Later, gators


It’s been a while, huh?

Sorry about that.

So, this blog was born around the time I took the leap into full-time freelance writing. I knew I’d be working my butt off to make ends meet, and I knew a lot of the stuff I’d be putting together for clients wouldn’t exactly be poetic or heartfelt or deep; a lot of it would be designed to sell product, generate traffic, and any number of other un-sexy, un-writerly things designed to, at the very least, pay my rent. So, I made a promise to myself to write something creative just once a week and publish it here. Today, looking back over the last three years’ worth of blog posts, I have to say:

No. No no no no nononononononono.

Uggggghhhhhhhh. [dives under blanket] [peeks]

Nope. Still no.  

Now, it’s not as if I’ve become some kind of Important Writer — far from it — and I’m not even sure how much I’ve grown in the past three years. But a lot’s changed since I started writing for a living without the safety net of a PR job neatly depositing a check in my account every two weeks. I’ve still got growing up to do and a lot of crap to learn, but I’ve picked up some valuable things so far, including a keen sense of what my weaknesses are as a wordsmith (and a sole proprietor, and a person). Lots of them are on full display here on this blog, and even in this post, where there isn’t an editor to correct me or a vast audience to call me out on my crap. There’s a bit too much myopic self-indulgence here, I think, and it’s kind of mortifying to come back and read it now with the benefit (if you can call it that) of hindsight.

This has always been an open journal for me to ramble on about whatever’s on my mind, and yet I haven’t had the nerve to cover the heavier stuff I’ve dealt with since I started it:

I’ve gained firsthand knowledge of what it’s like to suffer from panic attacks — sure, I’ve dealt with them in pockets before, in the weeks after a loved one died and in the first month of living in a new city, but before 2011, never at random and without warning. (Hot damn, they’re awful.)

I’ve sat in the waiting room of a cardiac wing while my dad had open heart surgery, and every day that week as I drove my aunt home from the hospital, I tried and failed to ignore the fact that we had to pass the cemetery where my mom rests.

I’ve all but come to a conclusion about whether or not I want to be a mother myself.

I’ve stood by, mostly helpless, as my friends have dealt with immeasurable pain under unthinkable circumstances.

These are all big things, but I’ve barely whispered them here. In so many of these posts, I’ve been too busy posturing and being self-conscious and writing silly sentences for the sake of filling pixels on a screen. Too consumed with being cute to write much of anything real.

It’s time for that to end, I think.

Lately, I’ve had the opportunity to write some things I’ll hopefully look back on in a few years and still be able to read with pride. I’m coming to terms with an inconvenient fact about doing this for a living: I’ll never be 100 percent happy with anything I’ve finished. I’ll always go back over old work and find ways to improve upon it. But I’m also learning that it’s kind of okay — it’s something we all do. It’s what keeps us honest; it’s what helps us learn and evolve. I feel fortunate to be in a position where I can a) hand over a stack of writing I’m stoked about when someone asks for a sampling, and b) actually give sound advice to people who are just starting out. I’ve had three talented writers come to me in the past month alone, asking for pointers on leaving their old jobs behind and launching into the world of working for themselves. It’s been a kick and an honor to have those talks. It reminds me how terrified I was in the beginning, and how lucky I am to have this life… not to mention how hard I’d better keep working, because there’s always someone more than happy to take my place.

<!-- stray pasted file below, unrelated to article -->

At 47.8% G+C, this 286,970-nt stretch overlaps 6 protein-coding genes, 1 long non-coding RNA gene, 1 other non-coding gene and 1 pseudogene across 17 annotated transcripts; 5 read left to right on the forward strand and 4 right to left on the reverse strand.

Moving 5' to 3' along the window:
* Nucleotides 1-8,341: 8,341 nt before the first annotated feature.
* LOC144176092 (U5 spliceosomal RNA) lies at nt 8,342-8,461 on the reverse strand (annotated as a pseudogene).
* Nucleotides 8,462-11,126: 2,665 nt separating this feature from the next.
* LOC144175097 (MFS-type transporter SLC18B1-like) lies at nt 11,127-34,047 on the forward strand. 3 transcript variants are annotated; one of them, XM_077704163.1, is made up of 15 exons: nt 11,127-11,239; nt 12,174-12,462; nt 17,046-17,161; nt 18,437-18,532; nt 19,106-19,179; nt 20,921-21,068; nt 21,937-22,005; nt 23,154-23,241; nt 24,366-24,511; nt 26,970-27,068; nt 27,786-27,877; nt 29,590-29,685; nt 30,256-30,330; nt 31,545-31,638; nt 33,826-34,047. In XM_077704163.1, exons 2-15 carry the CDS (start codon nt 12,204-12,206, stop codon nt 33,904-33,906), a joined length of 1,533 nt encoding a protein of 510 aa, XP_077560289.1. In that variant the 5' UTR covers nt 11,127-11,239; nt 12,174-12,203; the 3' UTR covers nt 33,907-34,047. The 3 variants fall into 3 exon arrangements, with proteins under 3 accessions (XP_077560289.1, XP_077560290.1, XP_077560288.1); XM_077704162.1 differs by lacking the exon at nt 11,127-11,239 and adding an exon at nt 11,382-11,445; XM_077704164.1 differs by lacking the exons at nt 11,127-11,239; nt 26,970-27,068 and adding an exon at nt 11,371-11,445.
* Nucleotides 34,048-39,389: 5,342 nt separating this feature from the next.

So, as I turn the corner into year number four once the holiday season’s in full swing (yep, back when I quit my last job to work for myself, I absolutely did it between Thanksgiving and the end of that year, because idiocy), it’s time to pack it in and keep my ramblings private until they’re ready to be poured into something fully formed. Those things might be essays or articles, some long and some short, but they probably won’t be blog posts, and they probably won’t live here.

Future entries on this site will be infrequent, but when I do post them, they’ll likely focus on things I’ve learned as a freelancer (or a human being), written in the hopes that someone else can benefit from them. I’ll also share the things I’ve published that I think you might enjoy. For starters, in case you’re interested, here’s a small taste of things I’ve written in the past year that make me smile just thinking about the process of putting them together.

Built, Not Born – I’ve long been fascinated by the Texas Roller Derby — especially the rebel faction of it known as TXRD, the banked track league — and I’ve long assumed that the stories of the women within it were riveting. For Citygram Austin’s Reflect Issue, I thought I’d dive into the sport and meet some of its players to see if my assumptions were true. Turns out, they were. The ones about the women being badasses, anyway.